Dear Apartment Therapy LA, I have a great before and after pic of a vintage modern buffet that I resurfaced. It was made by the Angelus Furniture Mfg. c. 1930 and before! They created everything from cut wood designs to prop furniture for Hollywood sets. One desk even made it to the Senate! Anyhow, if time and space allow, I'd love to share my pics with all Angelenos.
Check out details of how Hilary did this lovely before and after job below...
First, I repaired the legs using wood glue, clamps, and filler. Then I sanded down the sides, drawers, and doors to remove any old paint that was chipping off. I wanted to achieve a smooth surface which to apply the new paint. I even removed the wooden backing to
reveal a fresh surface. Typically after sanding I like to wipe down the piece to get rid of dust and build-up. I also conditioned the wood with a bit of lemon oil and let that soak in overnight. Then, I was ready to paint!
Next, I removed all hardware and set it aside for late use. Gave 2 fresh coats of paint, mixed by me using a combo of a semi-gloss white with a glossy turquoise. When I do mix by hand, I make sure to mix enough to cover the entire piece and then some. I always use a glossy paint for furniture. While the paint dried, I selected a gorgeous brown glass tile to neutralize the color a bit and bring it down to earth.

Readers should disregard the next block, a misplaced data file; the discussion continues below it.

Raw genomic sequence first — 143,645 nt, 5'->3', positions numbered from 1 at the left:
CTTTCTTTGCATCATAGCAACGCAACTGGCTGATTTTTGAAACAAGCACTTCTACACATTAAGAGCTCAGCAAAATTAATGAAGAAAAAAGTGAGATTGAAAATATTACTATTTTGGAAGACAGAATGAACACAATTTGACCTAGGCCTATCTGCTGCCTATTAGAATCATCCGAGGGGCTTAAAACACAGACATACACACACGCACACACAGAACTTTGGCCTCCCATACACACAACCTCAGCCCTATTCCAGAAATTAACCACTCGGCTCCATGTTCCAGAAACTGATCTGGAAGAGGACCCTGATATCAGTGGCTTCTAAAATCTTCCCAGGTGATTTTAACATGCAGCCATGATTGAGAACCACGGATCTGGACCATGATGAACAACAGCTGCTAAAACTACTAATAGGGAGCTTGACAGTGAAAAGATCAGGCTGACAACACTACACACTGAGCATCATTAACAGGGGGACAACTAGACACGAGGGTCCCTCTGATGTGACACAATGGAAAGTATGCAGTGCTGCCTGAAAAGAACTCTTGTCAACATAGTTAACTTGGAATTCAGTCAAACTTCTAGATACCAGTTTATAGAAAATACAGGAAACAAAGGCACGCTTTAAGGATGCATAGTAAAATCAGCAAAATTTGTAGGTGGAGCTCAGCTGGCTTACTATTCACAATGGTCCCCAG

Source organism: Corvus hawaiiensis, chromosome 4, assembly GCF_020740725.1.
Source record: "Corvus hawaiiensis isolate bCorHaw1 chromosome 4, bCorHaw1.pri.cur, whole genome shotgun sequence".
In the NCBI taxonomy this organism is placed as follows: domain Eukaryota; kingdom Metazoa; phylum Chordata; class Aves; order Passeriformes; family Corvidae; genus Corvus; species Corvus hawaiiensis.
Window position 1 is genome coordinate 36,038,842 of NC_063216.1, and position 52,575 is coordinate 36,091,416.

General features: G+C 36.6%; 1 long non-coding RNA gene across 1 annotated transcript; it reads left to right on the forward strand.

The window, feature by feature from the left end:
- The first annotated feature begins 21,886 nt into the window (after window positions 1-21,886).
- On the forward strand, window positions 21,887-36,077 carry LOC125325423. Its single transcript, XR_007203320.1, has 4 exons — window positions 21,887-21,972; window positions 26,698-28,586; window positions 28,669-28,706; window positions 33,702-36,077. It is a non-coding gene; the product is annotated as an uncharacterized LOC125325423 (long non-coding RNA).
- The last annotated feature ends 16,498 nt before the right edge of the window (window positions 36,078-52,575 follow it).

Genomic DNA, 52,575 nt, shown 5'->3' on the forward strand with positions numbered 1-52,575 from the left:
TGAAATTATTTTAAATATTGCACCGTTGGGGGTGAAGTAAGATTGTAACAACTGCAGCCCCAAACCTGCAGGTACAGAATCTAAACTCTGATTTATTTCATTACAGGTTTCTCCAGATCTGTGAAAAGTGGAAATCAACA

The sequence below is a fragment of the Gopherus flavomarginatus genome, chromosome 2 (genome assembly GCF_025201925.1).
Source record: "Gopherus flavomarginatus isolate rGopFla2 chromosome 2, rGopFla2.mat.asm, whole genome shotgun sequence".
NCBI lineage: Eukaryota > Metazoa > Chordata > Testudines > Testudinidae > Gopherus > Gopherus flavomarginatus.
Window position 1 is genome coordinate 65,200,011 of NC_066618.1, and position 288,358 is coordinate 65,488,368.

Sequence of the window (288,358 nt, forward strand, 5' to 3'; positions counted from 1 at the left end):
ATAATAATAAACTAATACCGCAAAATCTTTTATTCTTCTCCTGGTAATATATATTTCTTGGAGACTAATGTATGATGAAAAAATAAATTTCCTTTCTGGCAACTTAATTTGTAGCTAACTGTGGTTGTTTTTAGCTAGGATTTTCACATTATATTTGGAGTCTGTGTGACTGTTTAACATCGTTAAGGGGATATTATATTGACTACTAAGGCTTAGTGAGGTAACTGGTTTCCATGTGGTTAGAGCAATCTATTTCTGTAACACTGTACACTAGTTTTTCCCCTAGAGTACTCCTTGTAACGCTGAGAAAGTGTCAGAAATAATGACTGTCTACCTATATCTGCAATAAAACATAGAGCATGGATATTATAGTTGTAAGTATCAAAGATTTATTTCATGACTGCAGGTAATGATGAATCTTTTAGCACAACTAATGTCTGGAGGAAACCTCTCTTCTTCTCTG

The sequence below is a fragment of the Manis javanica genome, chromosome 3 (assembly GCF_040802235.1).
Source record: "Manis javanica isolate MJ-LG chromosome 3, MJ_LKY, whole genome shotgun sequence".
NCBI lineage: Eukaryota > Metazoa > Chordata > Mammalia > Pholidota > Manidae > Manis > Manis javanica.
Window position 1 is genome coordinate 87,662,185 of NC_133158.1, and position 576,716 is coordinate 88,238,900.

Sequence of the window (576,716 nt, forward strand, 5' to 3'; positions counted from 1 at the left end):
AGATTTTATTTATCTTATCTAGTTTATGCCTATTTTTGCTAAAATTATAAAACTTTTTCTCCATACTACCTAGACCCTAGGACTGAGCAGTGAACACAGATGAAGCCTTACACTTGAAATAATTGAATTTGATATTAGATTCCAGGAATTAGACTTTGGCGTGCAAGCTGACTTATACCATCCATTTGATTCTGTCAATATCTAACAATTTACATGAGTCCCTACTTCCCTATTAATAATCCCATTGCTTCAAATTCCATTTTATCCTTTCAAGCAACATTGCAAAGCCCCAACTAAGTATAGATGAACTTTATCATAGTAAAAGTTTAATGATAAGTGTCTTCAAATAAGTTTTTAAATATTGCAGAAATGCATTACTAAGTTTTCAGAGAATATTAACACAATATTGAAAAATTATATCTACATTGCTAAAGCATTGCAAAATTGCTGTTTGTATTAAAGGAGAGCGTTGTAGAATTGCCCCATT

Tiling can be a challenge, but lucky for me these particular ties were sold by in 1.2 sq sheets meaning they were attached to a mesh and easy to lay out with evenly. I used mosaic glue to adhere the tile to the plywood top. Did I mention the original piece came to me topless?! To ensure good adherence I also let the tiling dry overnight before grouting. I bought 6' of a 3/4" chamfer edge from Anawalt lumber. It is a great deal per square ft. and important to check for any blemishes before leaving the lumber yard.
I use the chamfer to create lip on the piece and really finish off the edge. It has a double benefit as it holds the tile and grout in place as well. The chamfer should be cut at 45 degrees to form a 90 degree angle at each corner. This can be achieved using a miter saw box from the hardware store.
Finally the grouting begins, I was using a flat rubber spatula working with white non-sanded grout to fill in the tiles. The tiles which are no less than 1/8" in space can be finished off with your fingers (make sure to wear gloves). The working time for the grout is approximately 15 minutes and you'll want to be sure to keep it wet so that it will not set up while you are still working. Once the grout sets, wipe away all excess with a sponge.
The next day, I buffed out the tile with a cheese cloth and sealed the grout with sealant. Last but not least, using Rub and Buff gold, I antiqued the wonderful ornate knobs and lined the drawers with some linen scrap fabric I had on hand.
Through all the work, I enjoyed bringing a piece that would maybe have
been in left out in the rain back to life again.